Women in Dentistry Series: Tips for Retirement Planning

In our previous blog posts, we discussed the challenges that women in dentistry face when preparing for retirement. But what can female dentists do to take control of their long-term financial security?

No matter where you are in your career – just out of dental school or an established professional – you can take steps to safeguard your financial future. We’ve compiled ten action items that you can customize and apply to your own life circumstances. Some ideas are “set it and forget it” while other tips require more effort. Both types of strategies are valuable and can be set into motion with the help of a financial planner who’s familiar with dentistry and the unique needs of female entrepreneurs.


Ten Tips for Smart Retirement Planning


  1. Start Saving. Get in the habit of putting away money into a basic retirement plan, even if your partner already has one. Depending on your circumstances, we usually recommend a SIMPLE IRA, an SEP IRA, a Solo 401(k), or a Roth IRA. Our next blog post will dive deeper into each of these strategies.
  2. Self-advocate by asking for a retirement plan if your practice doesn’t offer one. Or, if you own the practice, investigate beginning a plan. Think of it as part of your total compensation package. If you feel undervalued as a junior dentist, you can shop other dental practices and compare their benefits.
  3. Participate in the retirement plan your dental practice offers. Women are less likely to enroll than men, and when they do participate, they often contribute a lower percentage of their income than male counterparts. A dental CPA can make sure you meet matching criteria while simultaneously reducing your taxable income. Make catch-up contributions if you are age 50 or older.
  4. Invest in an HSA account, if available. This has the potential to be a triple tax break, and the account can be used now to pay for medical expenses or later as retirement funds. See your accountant for more details.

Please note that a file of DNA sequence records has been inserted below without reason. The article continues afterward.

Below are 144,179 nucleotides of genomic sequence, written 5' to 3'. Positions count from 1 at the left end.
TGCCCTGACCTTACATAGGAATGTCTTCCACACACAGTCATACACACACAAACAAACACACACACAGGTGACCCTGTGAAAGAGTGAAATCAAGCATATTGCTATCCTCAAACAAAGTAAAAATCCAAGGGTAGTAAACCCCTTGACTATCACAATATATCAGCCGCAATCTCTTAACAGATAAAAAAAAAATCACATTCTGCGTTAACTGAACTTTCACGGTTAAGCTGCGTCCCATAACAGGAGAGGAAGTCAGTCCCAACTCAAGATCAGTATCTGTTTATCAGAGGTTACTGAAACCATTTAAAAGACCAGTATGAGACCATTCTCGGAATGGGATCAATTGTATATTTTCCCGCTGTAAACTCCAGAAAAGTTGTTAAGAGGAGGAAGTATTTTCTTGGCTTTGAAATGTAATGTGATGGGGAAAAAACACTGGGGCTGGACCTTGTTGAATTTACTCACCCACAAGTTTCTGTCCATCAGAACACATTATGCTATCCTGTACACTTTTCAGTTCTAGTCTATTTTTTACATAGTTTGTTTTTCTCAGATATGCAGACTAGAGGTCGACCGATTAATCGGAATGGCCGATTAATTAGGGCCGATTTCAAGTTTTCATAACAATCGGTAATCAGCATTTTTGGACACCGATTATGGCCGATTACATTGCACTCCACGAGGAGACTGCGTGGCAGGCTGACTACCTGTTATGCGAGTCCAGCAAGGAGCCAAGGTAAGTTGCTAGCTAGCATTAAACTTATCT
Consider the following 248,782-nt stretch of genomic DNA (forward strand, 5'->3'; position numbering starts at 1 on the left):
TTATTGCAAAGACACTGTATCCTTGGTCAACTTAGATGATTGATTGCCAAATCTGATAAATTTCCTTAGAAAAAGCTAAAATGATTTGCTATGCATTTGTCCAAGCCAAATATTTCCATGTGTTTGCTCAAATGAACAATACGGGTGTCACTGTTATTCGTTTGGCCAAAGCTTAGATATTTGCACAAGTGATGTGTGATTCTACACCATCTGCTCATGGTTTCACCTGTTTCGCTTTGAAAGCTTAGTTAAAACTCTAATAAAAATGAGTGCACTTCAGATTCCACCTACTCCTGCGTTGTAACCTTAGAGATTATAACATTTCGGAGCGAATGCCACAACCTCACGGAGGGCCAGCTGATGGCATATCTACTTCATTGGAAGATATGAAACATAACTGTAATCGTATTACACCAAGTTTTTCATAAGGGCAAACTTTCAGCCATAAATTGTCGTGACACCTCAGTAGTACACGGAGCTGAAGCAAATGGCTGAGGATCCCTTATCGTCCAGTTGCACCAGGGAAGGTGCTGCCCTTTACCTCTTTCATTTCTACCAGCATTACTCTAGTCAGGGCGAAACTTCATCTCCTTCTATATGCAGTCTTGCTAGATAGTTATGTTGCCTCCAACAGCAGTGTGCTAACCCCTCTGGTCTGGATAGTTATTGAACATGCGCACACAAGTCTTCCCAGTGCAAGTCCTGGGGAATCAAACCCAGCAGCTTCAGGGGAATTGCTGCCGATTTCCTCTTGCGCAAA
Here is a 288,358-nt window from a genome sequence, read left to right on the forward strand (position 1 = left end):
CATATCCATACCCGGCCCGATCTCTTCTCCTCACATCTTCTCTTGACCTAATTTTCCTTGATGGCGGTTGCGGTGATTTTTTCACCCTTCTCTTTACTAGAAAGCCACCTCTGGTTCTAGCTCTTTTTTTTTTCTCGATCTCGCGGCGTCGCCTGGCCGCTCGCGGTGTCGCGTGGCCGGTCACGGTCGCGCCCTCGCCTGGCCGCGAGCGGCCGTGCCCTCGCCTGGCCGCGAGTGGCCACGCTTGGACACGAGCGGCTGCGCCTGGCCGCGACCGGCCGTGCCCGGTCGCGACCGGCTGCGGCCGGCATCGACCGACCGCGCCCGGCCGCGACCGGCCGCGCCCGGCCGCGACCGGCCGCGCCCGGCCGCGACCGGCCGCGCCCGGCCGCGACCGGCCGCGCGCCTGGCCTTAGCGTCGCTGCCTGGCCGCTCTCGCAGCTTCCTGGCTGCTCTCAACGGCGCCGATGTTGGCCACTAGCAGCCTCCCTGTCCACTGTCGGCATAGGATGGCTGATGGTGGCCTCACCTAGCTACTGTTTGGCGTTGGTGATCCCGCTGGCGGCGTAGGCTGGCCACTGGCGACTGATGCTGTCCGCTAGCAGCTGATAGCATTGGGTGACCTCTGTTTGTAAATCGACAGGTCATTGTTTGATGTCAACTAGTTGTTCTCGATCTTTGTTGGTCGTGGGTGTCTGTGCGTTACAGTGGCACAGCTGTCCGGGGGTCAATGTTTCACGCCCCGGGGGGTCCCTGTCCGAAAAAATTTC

5. Write down your retirement goals. Then use an online calculator to estimate how much you need to save in order to make your dreams into your reality. Include employer-sponsored plans and personal savings in your numbers.
  6. Consider the financial trade-offs when thinking about caregiving options. How will taking time out of practicing dentistry to care for a child or an ailing relative impact your financial future? Are you prepared either way?
  7. Discuss your household budget and retirement strategy with your partner. Be involved and communicate often.
  8. Network with women dentists through an organization like The American Association of Women Dentists. You can also search for women dentist groups on social media for a more informal approach. This allows you to be proactive and find out what other female dentists are doing.
  9. Be prepared for emergencies and unforeseen circumstances like disability, divorce, or loss of a spouse. Half of Americans retire before they thought due to health concerns. You don’t want to be caught off-guard.
  10. Think about hiring a financial planner. She can help you make informed decisions about retirement investments and help minimize tax obligations.


Which one of these tips might work for you? Even a few small steps can add up to greater financial security faster than you think. A dental broker can introduce you to qualified financial experts and tie in your retirement goals to the future sale of your practice, too. Contact N/L Transitions or call us at 410-453-5500 to talk about a retirement plan that fits your lifestyle.